Review: Scott and Bailey

I don’t normally review telly programmes, so this is a bit of a departure, but I just wanted to capture the glee which this cop series has induced in me. It’s such a joy to experience such wonderfully well-rounded female characters, so well-written, and with relatively realistic life-issues. I have to admit, it’s not at all realistic in one way: the idea that there are that many females bosses and high-profile female detectives in any single cop-shop in the UK is stretching credibility (the Chief Con, the Det Supp, and the DCI?). But the point is that the balance needs redressing, and Scott and Bailey does this brilliantly.

I loved it in the last episode that it was all the men sitting back in the office waiting for the female officers to sort the big kidnapping case out, instead of the other way round (I’ll try to avoid spoilers).

I loved it that as the two main characters, Janet and Rachel, had fallen out, they were having to fall back on their largely uncomprehending male colleagues to confide in.

I loved it that at the end, the final scene between three of the female characters took place in one of their bedrooms, with them all sitting on the bed talking about what had happened. Chaps may not realise this, but about 23% of women’s lives, from earliest girlhood, is spent just like this.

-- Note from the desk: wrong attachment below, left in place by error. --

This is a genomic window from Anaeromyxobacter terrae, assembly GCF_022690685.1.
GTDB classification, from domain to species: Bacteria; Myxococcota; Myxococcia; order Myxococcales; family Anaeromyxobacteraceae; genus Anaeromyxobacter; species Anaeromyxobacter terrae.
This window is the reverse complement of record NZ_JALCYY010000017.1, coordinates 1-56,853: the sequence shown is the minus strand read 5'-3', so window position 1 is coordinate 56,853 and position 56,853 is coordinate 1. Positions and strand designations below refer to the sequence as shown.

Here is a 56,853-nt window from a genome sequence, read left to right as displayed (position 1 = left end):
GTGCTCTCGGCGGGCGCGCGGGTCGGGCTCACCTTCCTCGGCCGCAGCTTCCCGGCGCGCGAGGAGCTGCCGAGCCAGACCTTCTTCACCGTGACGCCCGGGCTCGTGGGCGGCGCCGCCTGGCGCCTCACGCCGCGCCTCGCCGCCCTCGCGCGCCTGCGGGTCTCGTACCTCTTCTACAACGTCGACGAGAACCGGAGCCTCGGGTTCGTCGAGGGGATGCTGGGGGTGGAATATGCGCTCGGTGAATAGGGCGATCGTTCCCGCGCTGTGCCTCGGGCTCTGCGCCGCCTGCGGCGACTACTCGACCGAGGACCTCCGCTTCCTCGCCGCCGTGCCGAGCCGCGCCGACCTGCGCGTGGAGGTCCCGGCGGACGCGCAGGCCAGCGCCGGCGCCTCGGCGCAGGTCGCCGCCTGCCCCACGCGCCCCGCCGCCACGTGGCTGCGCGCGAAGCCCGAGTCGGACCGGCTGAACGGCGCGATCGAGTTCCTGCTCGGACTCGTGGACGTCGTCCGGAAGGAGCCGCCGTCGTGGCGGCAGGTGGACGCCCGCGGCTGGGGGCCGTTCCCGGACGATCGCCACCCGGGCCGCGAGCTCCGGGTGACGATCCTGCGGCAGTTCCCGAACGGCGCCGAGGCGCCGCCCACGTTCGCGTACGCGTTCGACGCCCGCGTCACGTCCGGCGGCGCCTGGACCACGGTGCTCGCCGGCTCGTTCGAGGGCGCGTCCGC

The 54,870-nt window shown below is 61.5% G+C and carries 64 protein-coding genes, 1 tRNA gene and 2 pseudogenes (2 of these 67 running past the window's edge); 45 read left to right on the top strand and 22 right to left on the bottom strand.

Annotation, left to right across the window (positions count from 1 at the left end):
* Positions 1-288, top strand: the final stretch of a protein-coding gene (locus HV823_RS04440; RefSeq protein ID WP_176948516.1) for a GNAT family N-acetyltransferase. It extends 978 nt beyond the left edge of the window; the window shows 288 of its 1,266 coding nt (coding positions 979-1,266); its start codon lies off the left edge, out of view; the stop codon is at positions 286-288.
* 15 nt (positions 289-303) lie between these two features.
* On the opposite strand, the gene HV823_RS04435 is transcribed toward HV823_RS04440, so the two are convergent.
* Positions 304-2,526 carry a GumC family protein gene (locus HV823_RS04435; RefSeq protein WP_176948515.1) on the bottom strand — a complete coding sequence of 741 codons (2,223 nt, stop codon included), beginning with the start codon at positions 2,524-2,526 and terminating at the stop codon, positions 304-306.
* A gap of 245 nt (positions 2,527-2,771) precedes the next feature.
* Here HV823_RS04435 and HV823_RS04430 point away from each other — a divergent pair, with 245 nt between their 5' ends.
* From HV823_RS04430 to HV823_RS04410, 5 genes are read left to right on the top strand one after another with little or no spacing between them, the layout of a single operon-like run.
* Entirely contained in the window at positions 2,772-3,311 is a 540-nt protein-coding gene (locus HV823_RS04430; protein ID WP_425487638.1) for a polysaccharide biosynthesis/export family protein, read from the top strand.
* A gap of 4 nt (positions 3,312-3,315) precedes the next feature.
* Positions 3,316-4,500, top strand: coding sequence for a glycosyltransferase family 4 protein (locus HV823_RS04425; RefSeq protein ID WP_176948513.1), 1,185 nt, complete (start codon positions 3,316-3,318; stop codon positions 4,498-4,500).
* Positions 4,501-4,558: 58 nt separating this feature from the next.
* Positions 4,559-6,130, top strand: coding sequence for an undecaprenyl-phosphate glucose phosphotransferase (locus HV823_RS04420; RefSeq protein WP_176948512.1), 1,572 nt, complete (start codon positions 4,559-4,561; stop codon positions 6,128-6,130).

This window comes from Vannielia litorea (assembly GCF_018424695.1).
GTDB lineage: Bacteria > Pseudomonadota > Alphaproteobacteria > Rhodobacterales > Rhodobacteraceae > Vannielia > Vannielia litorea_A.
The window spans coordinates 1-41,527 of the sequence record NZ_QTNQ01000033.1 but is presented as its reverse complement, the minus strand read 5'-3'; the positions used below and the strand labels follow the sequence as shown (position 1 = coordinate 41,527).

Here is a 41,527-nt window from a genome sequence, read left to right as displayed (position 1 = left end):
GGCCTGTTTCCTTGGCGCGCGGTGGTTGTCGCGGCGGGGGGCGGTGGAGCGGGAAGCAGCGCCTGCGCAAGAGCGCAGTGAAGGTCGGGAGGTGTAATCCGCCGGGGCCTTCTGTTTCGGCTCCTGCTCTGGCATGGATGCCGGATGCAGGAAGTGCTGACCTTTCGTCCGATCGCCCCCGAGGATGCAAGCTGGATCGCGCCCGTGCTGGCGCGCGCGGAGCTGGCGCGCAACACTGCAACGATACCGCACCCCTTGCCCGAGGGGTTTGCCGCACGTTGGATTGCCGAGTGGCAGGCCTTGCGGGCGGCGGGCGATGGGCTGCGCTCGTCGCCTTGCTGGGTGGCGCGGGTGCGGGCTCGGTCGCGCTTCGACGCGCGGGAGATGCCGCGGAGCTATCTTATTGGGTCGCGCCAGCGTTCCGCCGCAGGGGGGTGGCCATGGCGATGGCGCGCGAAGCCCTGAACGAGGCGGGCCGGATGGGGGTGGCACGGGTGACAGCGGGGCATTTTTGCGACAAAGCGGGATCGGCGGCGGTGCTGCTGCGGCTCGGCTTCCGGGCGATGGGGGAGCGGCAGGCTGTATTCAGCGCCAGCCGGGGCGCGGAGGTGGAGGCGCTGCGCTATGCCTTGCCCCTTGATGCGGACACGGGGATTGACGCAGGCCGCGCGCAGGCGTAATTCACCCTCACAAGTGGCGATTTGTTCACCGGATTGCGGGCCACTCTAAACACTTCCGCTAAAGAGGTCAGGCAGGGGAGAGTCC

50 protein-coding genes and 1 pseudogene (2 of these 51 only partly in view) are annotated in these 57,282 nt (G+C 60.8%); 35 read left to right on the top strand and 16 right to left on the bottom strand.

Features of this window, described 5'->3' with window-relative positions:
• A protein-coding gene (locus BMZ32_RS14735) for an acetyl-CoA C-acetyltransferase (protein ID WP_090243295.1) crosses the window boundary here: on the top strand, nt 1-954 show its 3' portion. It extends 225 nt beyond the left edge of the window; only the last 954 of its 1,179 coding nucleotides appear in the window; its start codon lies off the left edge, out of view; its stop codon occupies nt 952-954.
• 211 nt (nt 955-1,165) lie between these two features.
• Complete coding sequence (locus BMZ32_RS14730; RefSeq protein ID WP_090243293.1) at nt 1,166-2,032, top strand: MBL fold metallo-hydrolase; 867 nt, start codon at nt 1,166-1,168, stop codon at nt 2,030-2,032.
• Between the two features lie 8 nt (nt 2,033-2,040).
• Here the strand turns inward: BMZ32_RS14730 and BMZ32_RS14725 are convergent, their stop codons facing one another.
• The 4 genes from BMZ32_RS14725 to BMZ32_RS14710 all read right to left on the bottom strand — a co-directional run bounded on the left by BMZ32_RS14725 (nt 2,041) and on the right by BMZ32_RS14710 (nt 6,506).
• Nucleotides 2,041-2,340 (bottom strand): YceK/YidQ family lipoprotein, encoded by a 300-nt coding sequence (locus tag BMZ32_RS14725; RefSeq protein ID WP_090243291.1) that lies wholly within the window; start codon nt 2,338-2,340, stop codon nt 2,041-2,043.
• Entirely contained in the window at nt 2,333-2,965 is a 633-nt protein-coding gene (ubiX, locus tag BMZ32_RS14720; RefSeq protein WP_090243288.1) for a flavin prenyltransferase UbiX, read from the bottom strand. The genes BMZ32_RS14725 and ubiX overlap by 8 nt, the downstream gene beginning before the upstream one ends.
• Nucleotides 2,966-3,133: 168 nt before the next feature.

I also loved it that in the second to last episode, the tough lady boss got a bit of a come-uppance from a male detective whom she’d treated rather badly – she’s quite clearly not perfect. In fact, none of the characters is perfect – least of all the fabulous Janet and Rachel. Compared with the chisel-jawed colossi and scientist-ettes of CSIs: Miami, New York, etc., they are like real people. They even allow their clothes, hair and/or skin to look scraggy/greasy/unkempt/messy when appropriate.

I love it the way the women are allowed to be really, really brilliant at their jobs, and they way that they deal (or fail to deal) in various ways with the vagaries of their families and their love-lives. Again, a lot of the relationships outside ‘the Job’ are female to female: mother to daughter, mainly (in Janet’s case both with her mother and with her own daughters), but also sister-to-sister and friend-to-friend.

So, huge congratulations to the writers of the three series so far: Sally Wainwright and Diane Taylor, who also created the series, Suranne Jones (who also stars as Rachel), Sally Lindsay (who also played Rachel’s sister Alison in the second series) and Amelia Bullmore (who also stars as Gill, the DCI). Top women, all of them.

Click here to see the third series of Scott and Bailey on ITV Player.

Published in: on May 25, 2013 at 16:37  Comments (2)  

The URI to TrackBack this entry is:

RSS feed for comments on this post.

2 CommentsLeave a comment

  1. I really enjoy this series too. A preview in one of the papers called it a “fantasy of female empowerment”, which is right as far as all the senior female staff go! But it’s not a total reversal of reality and I think the characters are really well done. Suranne Jones is FAB.

  2. I like it but it is Cagney and Lacey isn’t it?

Leave a Reply

Fill in your details below or click an icon to log in: Logo

You are commenting using your account. Log Out /  Change )

Google+ photo

You are commenting using your Google+ account. Log Out /  Change )

Twitter picture

You are commenting using your Twitter account. Log Out /  Change )

Facebook photo

You are commenting using your Facebook account. Log Out /  Change )


Connecting to %s

%d bloggers like this: